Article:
Meters and Connections

Moving or need advice about your digital, net or gross meter? Ask your question here.

Moving or need advice about your digital, net or gross meter? Ask your question here.

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High Gas Bills - Incorrect meter reading (decimal not in correct place)

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Hi All

We live in an apartment complex with centralized hot water

Our gas bills have been around $400-500/quarter for several years (this is for 2 people!)

Our gas cooking doesn't costs us much. However, our gas hot water is the culprit of our high bills

Shower is in use around 20 minutes/day & no other hot water usage (for washing machine etc)

 

We have been looking into this for around 6 months

We have eliminated the possibility of a gas leak (we went away for 2 weeks & the meter did not change)

We have ended up believing that our meter is not being read correctly

 

According to AGL's guide to read a gas cyclonic dial-hot water (https://www.agl.com.au/help/meters-connections/how-to-read-your-gas-electricity-meter)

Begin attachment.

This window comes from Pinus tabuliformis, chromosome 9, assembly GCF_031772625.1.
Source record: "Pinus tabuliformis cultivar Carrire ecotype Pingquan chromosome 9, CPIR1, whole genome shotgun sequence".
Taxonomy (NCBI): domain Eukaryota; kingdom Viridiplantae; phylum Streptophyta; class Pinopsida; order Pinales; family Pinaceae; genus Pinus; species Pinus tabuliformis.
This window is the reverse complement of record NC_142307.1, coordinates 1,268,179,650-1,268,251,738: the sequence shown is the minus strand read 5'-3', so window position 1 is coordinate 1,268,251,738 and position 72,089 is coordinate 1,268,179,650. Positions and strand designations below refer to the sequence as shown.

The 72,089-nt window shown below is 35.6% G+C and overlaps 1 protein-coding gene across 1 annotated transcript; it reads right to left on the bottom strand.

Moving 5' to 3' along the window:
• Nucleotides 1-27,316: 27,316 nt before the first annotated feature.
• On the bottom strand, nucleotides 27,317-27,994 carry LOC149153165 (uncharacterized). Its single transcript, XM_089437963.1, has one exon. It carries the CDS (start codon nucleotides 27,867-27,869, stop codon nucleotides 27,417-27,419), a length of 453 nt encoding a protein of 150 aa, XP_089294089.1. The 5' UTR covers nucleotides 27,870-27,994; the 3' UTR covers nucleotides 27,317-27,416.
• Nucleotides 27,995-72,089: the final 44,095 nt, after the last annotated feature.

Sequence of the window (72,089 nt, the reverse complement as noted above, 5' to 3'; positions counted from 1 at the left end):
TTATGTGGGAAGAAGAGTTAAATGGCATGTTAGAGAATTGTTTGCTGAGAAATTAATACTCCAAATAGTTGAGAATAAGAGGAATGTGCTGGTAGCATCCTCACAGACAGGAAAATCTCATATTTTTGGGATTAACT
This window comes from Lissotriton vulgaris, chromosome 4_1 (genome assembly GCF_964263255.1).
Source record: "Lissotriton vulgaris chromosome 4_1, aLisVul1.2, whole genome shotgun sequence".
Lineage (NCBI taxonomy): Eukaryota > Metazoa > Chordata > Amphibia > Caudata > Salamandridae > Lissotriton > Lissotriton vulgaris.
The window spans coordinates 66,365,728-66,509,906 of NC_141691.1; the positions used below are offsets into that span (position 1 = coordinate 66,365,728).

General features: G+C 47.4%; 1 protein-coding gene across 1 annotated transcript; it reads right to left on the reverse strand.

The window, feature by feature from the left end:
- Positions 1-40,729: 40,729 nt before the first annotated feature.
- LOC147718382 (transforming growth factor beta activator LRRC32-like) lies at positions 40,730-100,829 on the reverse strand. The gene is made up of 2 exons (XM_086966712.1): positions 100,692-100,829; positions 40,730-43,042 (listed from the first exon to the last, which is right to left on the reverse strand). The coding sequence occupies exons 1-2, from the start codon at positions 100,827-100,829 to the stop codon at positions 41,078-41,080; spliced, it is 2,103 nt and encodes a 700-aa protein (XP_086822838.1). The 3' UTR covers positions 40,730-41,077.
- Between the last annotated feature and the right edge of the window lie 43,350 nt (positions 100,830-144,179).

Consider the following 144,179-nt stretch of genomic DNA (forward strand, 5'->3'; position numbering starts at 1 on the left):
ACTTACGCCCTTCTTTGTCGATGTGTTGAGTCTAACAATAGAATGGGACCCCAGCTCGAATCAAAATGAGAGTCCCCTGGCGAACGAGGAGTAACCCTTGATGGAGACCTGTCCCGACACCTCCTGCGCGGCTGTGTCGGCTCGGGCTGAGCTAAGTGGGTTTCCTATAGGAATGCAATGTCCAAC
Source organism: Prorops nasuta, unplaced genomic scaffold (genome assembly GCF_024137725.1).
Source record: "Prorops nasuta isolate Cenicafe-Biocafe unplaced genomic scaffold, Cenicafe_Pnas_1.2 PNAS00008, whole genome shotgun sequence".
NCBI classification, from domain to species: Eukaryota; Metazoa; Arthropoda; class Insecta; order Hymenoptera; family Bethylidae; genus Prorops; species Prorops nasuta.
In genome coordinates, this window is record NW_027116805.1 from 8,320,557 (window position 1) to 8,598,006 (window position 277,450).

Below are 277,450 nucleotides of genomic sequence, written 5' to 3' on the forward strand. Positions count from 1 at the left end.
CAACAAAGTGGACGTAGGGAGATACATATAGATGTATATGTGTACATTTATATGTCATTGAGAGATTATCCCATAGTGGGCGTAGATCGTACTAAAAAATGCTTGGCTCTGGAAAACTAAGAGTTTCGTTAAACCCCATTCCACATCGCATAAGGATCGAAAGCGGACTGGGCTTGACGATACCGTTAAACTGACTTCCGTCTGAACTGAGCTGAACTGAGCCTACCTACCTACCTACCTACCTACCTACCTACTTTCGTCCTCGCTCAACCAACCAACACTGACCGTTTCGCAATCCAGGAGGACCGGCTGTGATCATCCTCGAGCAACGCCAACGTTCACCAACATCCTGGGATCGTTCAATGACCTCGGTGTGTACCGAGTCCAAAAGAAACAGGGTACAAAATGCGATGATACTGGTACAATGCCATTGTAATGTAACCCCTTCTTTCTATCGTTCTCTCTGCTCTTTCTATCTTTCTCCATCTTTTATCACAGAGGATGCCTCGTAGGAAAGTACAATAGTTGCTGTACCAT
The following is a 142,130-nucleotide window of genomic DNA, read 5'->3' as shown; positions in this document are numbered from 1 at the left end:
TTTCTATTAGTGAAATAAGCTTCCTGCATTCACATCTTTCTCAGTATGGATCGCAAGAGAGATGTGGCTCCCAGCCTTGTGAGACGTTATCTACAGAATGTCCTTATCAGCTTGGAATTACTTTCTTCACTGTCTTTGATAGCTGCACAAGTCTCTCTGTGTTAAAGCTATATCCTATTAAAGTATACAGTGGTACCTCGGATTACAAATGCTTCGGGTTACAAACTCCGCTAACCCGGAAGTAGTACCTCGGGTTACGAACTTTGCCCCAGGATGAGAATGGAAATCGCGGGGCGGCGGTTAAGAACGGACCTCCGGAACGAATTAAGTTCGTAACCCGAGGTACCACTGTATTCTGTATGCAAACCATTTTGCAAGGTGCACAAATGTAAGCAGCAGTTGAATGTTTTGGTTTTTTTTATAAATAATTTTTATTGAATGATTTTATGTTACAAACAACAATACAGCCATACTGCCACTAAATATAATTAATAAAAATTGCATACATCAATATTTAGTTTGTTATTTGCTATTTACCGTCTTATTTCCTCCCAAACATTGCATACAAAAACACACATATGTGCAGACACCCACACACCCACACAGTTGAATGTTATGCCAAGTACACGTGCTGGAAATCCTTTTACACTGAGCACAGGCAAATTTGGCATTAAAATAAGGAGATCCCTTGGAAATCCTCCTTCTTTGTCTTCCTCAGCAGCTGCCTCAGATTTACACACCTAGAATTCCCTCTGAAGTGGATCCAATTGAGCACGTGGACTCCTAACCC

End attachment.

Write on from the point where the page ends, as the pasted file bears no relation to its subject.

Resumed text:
There are 8 dials (there are 4 black/white & another 4 white/red)

The instructions say the decimal should be placed after the first 4 dials (black/white)

 

However, AGL say that our meter is a 6 dial meter 

We believe this is incorrect!

 

Please see the attached photo & let me know what you think

....AGL reads our meter as 100009.21

 

FYI, our last bill the meter went up 2505 units (cubic metres/kiloliters)

These units are then multiplied by 10 (for decaliters) 

& then the conversion factor

 

Do you think they have it wrong? Meter reading 15062019.jpg

 

1 REPLY 1

Re: High Gas Bills - Incorrect meter reading (decimal not in correct place)

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One way to see if your usage is being measured correctly is to do the 10L water test.

 

1. Read your meter

2. Measure 10L of hot water. (it doesn't matter if the water is actually hot, just measure 10L from when your turn the tap on)

3. Read your meter after using 10L hot water.

 

You should see the the meter increase by 10L. If AGL is correctly measuring your meter, then a starting read of 100009.21 will go to 100010.21 because it's in decalitres. You can see on your meter in front of the black digits it's measuring in cubic metres (m^3). 1000m^3 is 100000 decalitres. The latter is the units that AGL uses when billing.

 

The reading is then multiplied by 10 to convert from decalitres to litres. Then multiplied by a conversion factor to convert from litres to megajoules.